A daughter of John Leahy recalled that on rare occasions when Mass was celebrated in the Church of St Laurence O’Toole, Catholics came from right across the district to the little chapel. She remembered a motley collection of painted drays, and a crowd of worshippers sitting on bags of straw, gathered around the chapel. Service from priests was intermittent until Fr Eugene O’Connell replaced Fr William Shinnick in 1856 and remained in the parish until 1871. A residence was built for Fr O’Connell at Darley in 1857 and still stands today (2016) as a private home.  When the new timber schoolhouse was opened on November 2nd November, 1863 in Fisken St, this became the temporary church until St Bernard’s was completed in 1874.

The church of St Laurence O’Toole was left to deteriorate in the midst of the little pioneer Catholic cemetery. In 1864, major flooding damaged the chapel, and the locally made bricks started to crumble. Remedial works were undertaken prior to the building being used as the Merrimu Common School. It operated from 1869 until 1874. The chapel was then demolished.  Patrick McDonnell, Michael Leonard, J E Wyndham and Mr Kearns taught at Merrimu Common School.

The Hopetoun Catholic Cemetery was operated by the Catholic Church from 1850 until 1950. Operation was haphazard and no written records were kept hence the history is poorly documented. It could be assumed that burials took place from the time the land was donated, but the first known one was of four year old Jeremiah Connell. The last known burial was that of Mrs Honora Shea in 1941. It is now known there are in excess of 250 burials and quite possibly as many as 300. When John Leahy was buried at the cemetery in 1870 the Bacchus Marsh Express was lavish in its praise of the generous man who had fallen on hard times.

Stories and yarns have been handed down of ‘midnight transfers’, Mary Nutt’s coffin catching fire at her rowdy wake, the coffin that was forgotten when drinking took over, the unlicensed burial of Edward Finnin and the late night removal of Thomas Hanson from Maddingley Cemetery to Hopetoun Cemetery. Because the cemetery did not comply with the requirements of the Cemeteries Act, the Public Health Department recommended the cemetery be closed.  This happened in 1894, with existing rights of interment allowed provided the holder of the right lodged the required registration.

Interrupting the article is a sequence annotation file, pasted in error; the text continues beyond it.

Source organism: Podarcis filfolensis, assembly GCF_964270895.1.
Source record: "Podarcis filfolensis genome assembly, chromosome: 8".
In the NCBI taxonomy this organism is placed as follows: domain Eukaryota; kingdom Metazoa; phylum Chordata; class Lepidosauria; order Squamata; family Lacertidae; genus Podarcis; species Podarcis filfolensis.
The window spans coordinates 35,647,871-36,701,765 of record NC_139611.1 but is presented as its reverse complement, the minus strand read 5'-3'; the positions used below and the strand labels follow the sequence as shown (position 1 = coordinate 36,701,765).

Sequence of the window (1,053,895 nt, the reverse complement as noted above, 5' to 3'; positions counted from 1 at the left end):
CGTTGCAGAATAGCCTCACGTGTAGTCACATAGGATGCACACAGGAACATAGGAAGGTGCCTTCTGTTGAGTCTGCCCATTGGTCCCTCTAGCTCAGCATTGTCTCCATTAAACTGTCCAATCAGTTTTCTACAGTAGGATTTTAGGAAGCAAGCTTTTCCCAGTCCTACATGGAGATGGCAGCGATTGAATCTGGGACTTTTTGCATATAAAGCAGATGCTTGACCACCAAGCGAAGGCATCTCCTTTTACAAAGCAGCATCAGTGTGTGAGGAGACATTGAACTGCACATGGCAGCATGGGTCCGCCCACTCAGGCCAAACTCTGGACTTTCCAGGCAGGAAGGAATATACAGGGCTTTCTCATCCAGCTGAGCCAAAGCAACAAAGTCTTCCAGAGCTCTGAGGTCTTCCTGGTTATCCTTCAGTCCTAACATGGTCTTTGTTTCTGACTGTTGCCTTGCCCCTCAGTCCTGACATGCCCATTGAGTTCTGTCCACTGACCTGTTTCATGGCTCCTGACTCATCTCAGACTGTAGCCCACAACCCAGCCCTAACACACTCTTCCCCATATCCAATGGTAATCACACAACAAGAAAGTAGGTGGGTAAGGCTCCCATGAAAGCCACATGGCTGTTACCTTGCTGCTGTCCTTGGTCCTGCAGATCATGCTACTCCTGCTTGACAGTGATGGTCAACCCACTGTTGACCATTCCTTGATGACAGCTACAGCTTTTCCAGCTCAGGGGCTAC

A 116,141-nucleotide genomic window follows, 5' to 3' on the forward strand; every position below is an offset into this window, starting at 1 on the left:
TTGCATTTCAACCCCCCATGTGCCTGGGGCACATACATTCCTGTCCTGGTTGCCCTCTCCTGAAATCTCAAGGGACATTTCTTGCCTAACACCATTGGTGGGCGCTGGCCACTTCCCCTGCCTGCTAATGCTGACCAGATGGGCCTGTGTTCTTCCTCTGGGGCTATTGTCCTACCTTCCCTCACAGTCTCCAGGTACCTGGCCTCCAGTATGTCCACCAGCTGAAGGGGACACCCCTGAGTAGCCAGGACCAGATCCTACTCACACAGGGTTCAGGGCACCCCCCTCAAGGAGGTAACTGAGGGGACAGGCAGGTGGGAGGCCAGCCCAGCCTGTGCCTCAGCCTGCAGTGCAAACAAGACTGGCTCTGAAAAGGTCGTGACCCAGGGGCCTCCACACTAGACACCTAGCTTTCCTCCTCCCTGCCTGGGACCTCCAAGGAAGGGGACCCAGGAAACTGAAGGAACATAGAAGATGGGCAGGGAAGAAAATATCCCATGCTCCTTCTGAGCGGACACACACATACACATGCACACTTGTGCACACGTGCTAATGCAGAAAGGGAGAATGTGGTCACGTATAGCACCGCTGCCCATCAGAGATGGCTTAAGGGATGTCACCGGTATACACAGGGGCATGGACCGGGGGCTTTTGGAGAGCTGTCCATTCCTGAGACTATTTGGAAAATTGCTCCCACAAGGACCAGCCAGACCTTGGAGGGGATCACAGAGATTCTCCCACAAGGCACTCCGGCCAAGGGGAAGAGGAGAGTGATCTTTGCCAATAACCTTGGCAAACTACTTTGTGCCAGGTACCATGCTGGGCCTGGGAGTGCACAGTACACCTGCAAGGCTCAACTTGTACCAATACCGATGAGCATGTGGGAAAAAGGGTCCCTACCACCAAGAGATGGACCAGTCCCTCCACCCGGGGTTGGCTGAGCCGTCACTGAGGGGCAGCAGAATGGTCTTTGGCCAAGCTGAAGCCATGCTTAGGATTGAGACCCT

When the Western Freeway, by-passing Bacchus Marsh, was planned in about 1970, the original route took it through the sacred ground.  Bill Griffith, volunteer caretaker, led community action and had the plan altered. At that time the Bacchus Marsh Jaycees supported by the local historical society held several working bees. Much of the post and rail fence was replaced. In 1983 the Shire Council installed the front stile entrance. Members of the Griffith family have continued their caretaker role.

In 1999, under the authority of Father Brian Glasheen, the Hopetoun Catholic Cemetery Preservation Group was formed. It operates as a St Bernard’s Parish group. The group has undertaken fencing works, path construction, signage, headstone stabilisation and cleaning, tree clearing and pruning and some rabbit proofing. Its major project has been to ascertain as accurate a listing as possible of burials in the cemetery. This project had its culmination in the erection of two granite stones containing 257 names. The stones were dedicated at 2.30pm on Saturday, 22nd October, 2016. Several descendants of those whose names were dedicated were in attendance. A gathering to acknowledge the 150th anniversary of the cemetery, held in 2000, was well attended. It was an eloquent reminder of the community regard for the place, and the special personal links that had been carried down through 150 years of Victorian history. The same high regard has continued and was evident at the 2016 ceremony, some 166 years after the first known burial.

Family history researchers may find family members in the main Bacchus Marsh burial ground – the Maddingley Cemetery which opened in 1858 and catered for all denominations as well as in the Hopetoun Cemetery.

The Hopetoun Catholic Cemetery is on the Heritage Inventory (No H7722-0024) and has legislative protection under Part 6 of the Heritage Act 1995 (Vic).

The Hopetoun Catholic Cemetery has protection under the Moorabool Shire Planning Scheme, and is included in the Heritage Overlay, 15 June 2000. Planning Scheme Map Reference HO16.

The Hopetoun Catholic Cemetery is listed with the National Trust of Australia (Victoria), File No B2854, but is not classified.

As a closed private cemetery, only Section 48 of Part 1 of the Cemeteries Act 1958 (Vic) applies to the property, in respect of exhumations.